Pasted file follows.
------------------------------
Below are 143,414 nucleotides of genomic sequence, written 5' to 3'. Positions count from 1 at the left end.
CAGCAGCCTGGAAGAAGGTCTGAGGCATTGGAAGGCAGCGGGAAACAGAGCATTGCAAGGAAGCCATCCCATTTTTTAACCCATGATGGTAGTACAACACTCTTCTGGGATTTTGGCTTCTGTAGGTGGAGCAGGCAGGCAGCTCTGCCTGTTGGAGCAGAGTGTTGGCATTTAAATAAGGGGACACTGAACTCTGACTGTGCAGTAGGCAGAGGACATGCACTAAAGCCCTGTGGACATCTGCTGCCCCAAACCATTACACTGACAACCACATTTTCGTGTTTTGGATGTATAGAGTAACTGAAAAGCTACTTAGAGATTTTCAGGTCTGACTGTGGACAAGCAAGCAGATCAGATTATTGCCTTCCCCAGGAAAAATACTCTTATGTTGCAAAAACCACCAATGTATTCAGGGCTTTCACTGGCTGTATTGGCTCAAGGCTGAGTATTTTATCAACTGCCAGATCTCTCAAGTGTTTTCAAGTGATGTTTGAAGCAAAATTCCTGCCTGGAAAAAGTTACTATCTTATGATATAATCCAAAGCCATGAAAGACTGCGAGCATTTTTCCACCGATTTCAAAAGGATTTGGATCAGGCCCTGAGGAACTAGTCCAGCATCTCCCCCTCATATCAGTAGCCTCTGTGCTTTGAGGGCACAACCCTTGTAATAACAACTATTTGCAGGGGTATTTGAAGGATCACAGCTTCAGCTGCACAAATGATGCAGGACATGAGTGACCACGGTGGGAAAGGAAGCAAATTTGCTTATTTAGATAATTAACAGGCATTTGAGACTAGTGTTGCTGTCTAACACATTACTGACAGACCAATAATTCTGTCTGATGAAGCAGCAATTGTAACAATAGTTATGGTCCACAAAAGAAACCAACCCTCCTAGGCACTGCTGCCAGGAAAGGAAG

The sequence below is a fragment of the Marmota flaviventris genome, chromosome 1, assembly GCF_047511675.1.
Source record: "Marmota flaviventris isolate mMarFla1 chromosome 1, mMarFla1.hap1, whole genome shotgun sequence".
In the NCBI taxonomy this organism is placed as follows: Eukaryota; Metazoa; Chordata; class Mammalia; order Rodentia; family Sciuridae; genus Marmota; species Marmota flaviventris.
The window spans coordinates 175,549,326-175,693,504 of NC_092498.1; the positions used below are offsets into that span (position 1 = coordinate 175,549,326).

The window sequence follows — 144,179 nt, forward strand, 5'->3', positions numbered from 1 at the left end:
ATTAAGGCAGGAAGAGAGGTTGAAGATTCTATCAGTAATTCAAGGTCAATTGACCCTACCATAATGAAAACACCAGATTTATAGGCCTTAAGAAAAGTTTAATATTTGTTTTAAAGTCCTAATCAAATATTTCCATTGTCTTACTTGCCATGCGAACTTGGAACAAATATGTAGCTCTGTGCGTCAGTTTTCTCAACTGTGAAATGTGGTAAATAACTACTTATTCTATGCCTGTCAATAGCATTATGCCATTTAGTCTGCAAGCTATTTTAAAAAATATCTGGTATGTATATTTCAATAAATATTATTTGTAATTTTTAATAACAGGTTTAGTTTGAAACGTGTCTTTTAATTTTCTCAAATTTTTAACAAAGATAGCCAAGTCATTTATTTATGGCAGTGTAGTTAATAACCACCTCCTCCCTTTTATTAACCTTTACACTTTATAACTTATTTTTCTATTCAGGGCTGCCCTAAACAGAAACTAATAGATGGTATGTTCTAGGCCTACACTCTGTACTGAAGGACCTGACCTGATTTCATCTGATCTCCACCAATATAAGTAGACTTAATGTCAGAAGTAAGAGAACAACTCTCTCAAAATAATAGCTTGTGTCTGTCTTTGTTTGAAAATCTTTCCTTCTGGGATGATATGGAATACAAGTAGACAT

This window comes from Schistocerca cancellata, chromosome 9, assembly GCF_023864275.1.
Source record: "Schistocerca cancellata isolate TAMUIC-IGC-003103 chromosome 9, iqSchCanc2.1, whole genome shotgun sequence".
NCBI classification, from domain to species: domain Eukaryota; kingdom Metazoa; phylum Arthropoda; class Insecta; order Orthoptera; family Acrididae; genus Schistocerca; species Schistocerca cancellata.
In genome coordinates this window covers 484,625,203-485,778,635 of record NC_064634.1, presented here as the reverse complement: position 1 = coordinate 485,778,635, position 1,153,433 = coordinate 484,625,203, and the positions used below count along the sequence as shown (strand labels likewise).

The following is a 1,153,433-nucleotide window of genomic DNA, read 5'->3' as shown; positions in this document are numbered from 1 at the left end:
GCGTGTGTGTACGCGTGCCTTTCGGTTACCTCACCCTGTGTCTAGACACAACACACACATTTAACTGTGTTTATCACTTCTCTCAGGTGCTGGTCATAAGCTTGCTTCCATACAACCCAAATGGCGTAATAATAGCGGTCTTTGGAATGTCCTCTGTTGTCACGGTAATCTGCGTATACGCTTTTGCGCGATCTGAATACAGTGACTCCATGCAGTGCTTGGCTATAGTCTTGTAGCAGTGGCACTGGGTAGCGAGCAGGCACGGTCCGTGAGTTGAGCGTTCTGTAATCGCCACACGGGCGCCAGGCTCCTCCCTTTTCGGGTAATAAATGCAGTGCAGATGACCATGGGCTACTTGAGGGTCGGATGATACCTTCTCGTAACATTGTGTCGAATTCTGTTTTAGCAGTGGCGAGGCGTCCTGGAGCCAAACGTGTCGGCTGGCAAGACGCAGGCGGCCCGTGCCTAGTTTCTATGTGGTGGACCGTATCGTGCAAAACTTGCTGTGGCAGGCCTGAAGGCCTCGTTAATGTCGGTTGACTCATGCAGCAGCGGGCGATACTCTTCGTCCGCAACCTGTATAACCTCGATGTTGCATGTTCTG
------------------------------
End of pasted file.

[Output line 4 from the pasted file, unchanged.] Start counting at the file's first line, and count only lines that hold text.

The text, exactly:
Source record: "Marmota flaviventris isolate mMarFla1 chromosome 1, mMarFla1.hap1, whole genome shotgun sequence".